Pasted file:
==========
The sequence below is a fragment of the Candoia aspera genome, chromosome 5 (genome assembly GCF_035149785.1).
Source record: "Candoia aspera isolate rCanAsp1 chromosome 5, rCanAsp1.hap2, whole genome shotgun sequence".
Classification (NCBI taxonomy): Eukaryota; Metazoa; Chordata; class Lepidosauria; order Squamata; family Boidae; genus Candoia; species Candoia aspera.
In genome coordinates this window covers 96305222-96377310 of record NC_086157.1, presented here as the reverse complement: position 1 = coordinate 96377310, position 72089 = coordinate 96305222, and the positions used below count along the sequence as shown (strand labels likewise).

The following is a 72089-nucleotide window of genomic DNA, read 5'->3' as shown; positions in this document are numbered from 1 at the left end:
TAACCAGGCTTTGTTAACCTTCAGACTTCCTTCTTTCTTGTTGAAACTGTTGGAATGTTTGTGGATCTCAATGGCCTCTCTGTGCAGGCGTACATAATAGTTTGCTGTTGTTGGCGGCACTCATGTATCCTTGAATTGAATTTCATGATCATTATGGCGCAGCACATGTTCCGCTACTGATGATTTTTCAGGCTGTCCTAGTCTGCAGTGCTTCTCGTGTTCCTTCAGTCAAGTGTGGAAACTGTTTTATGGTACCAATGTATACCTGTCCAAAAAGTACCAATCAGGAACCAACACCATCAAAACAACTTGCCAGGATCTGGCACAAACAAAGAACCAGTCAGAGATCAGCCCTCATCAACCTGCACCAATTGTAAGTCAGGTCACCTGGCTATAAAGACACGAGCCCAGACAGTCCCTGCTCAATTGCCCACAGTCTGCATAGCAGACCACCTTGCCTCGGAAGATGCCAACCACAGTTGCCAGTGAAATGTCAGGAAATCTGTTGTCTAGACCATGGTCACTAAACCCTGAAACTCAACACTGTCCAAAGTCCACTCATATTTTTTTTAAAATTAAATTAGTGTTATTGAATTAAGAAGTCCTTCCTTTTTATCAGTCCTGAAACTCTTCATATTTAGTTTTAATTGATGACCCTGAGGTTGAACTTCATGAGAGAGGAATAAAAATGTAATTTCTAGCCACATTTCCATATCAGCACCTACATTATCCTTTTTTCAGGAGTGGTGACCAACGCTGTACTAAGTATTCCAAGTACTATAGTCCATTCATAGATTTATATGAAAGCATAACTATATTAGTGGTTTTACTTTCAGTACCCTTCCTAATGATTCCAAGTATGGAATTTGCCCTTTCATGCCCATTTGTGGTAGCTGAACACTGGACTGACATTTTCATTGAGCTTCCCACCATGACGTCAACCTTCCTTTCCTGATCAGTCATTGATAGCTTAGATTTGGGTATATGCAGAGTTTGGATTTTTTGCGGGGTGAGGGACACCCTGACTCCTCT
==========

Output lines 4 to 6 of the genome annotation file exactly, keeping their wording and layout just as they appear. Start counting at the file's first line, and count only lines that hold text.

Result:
In genome coordinates this window covers 96305222-96377310 of record NC_086157.1, presented here as the reverse complement: position 1 = coordinate 96377310, position 72089 = coordinate 96305222, and the positions used below count along the sequence as shown (strand labels likewise).

The following is a 72089-nucleotide window of genomic DNA, read 5'->3' as shown; positions in this document are numbered from 1 at the left end:
TAACCAGGCTTTGTTAACCTTCAGACTTCCTTCTTTCTTGTTGAAACTGTTGGAATGTTTGTGGATCTCAATGGCCTCTCTGTGCAGGCGTACATAATAGTTTGCTGTTGTTGGCGGCACTCATGTATCCTTGAATTGAATTTCATGATCATTATGGCGCAGCACATGTTCCGCTACTGATGATTTTTCAGGCTGTCCTAGTCTGCAGTGCTTCTCGTGTTCCTTCAGTCAAGTGTGGAAACTGTTTTATGGTACCAATGTATACCTGTCCAAAAAGTACCAATCAGGAACCAACACCATCAAAACAACTTGCCAGGATCTGGCACAAACAAAGAACCAGTCAGAGATCAGCCCTCATCAACCTGCACCAATTGTAAGTCAGGTCACCTGGCTATAAAGACACGAGCCCAGACAGTCCCTGCTCAATTGCCCACAGTCTGCATAGCAGACCACCTTGCCTCGGAAGATGCCAACCACAGTTGCCAGTGAAATGTCAGGAAATCTGTTGTCTAGACCATGGTCACTAAACCCTGAAACTCAACACTGTCCAAAGTCCACTCATATTTTTTTTAAAATTAAATTAGTGTTATTGAATTAAGAAGTCCTTCCTTTTTATCAGTCCTGAAACTCTTCATATTTAGTTTTAATTGATGACCCTGAGGTTGAACTTCATGAGAGAGGAATAAAAATGTAATTTCTAGCCACATTTCCATATCAGCACCTACATTATCCTTTTTTCAGGAGTGGTGACCAACGCTGTACTAAGTATTCCAAGTACTATAGTCCATTCATAGATTTATATGAAAGCATAACTATATTAGTGGTTTTACTTTCAGTACCCTTCCTAATGATTCCAAGTATGGAATTTGCCCTTTCATGCCCATTTGTGGTAGCTGAACACTGGACTGACATTTTCATTGAGCTTCCCACCATGACGTCAACCTTCCTTTCCTGATCAGTCATTGATAGCTTAGATTTGGGTATATGCAGAGTTTGGATTTTTTGCGGGGTGAGGGACACCCTGACTCCTCT